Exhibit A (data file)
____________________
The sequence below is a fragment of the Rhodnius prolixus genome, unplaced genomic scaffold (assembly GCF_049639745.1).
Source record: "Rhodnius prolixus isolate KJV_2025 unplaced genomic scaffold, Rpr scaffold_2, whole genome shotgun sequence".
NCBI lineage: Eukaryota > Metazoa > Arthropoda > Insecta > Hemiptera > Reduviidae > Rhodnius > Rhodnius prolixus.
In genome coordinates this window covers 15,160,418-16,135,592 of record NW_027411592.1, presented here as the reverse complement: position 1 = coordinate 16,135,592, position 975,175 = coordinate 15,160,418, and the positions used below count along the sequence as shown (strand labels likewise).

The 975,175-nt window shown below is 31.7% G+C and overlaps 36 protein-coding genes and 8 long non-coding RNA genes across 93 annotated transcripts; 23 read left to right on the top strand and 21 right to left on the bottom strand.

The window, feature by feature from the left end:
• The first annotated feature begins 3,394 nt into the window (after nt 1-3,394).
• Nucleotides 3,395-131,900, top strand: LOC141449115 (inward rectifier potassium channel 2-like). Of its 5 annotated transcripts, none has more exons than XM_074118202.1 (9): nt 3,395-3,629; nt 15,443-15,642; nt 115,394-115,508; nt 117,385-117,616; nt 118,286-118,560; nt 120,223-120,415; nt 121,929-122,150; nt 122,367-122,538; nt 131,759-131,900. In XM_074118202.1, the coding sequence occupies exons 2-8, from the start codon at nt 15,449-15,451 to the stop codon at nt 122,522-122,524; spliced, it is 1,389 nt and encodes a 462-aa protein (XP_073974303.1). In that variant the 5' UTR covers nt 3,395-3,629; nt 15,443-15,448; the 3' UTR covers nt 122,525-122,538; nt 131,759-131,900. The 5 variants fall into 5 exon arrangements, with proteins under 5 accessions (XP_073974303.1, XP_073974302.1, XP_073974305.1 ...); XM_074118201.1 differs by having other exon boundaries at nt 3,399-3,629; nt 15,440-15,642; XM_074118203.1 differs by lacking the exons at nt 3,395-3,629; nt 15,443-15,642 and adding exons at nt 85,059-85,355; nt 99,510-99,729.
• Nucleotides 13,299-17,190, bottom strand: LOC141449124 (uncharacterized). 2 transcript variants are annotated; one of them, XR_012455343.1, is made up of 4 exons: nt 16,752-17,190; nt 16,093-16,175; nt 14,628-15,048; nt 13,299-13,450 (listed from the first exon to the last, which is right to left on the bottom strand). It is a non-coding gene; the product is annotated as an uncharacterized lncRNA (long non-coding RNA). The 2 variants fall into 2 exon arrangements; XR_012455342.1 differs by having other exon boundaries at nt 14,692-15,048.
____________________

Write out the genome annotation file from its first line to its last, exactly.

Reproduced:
The sequence below is a fragment of the Rhodnius prolixus genome, unplaced genomic scaffold (assembly GCF_049639745.1).
Source record: "Rhodnius prolixus isolate KJV_2025 unplaced genomic scaffold, Rpr scaffold_2, whole genome shotgun sequence".
NCBI lineage: Eukaryota > Metazoa > Arthropoda > Insecta > Hemiptera > Reduviidae > Rhodnius > Rhodnius prolixus.
In genome coordinates this window covers 15,160,418-16,135,592 of record NW_027411592.1, presented here as the reverse complement: position 1 = coordinate 16,135,592, position 975,175 = coordinate 15,160,418, and the positions used below count along the sequence as shown (strand labels likewise).

The 975,175-nt window shown below is 31.7% G+C and overlaps 36 protein-coding genes and 8 long non-coding RNA genes across 93 annotated transcripts; 23 read left to right on the top strand and 21 right to left on the bottom strand.

The window, feature by feature from the left end:
• The first annotated feature begins 3,394 nt into the window (after nt 1-3,394).
• Nucleotides 3,395-131,900, top strand: LOC141449115 (inward rectifier potassium channel 2-like). Of its 5 annotated transcripts, none has more exons than XM_074118202.1 (9): nt 3,395-3,629; nt 15,443-15,642; nt 115,394-115,508; nt 117,385-117,616; nt 118,286-118,560; nt 120,223-120,415; nt 121,929-122,150; nt 122,367-122,538; nt 131,759-131,900. In XM_074118202.1, the coding sequence occupies exons 2-8, from the start codon at nt 15,449-15,451 to the stop codon at nt 122,522-122,524; spliced, it is 1,389 nt and encodes a 462-aa protein (XP_073974303.1). In that variant the 5' UTR covers nt 3,395-3,629; nt 15,443-15,448; the 3' UTR covers nt 122,525-122,538; nt 131,759-131,900. The 5 variants fall into 5 exon arrangements, with proteins under 5 accessions (XP_073974303.1, XP_073974302.1, XP_073974305.1 ...); XM_074118201.1 differs by having other exon boundaries at nt 3,399-3,629; nt 15,440-15,642; XM_074118203.1 differs by lacking the exons at nt 3,395-3,629; nt 15,443-15,642 and adding exons at nt 85,059-85,355; nt 99,510-99,729.
• Nucleotides 13,299-17,190, bottom strand: LOC141449124 (uncharacterized). 2 transcript variants are annotated; one of them, XR_012455343.1, is made up of 4 exons: nt 16,752-17,190; nt 16,093-16,175; nt 14,628-15,048; nt 13,299-13,450 (listed from the first exon to the last, which is right to left on the bottom strand). It is a non-coding gene; the product is annotated as an uncharacterized lncRNA (long non-coding RNA). The 2 variants fall into 2 exon arrangements; XR_012455342.1 differs by having other exon boundaries at nt 14,692-15,048.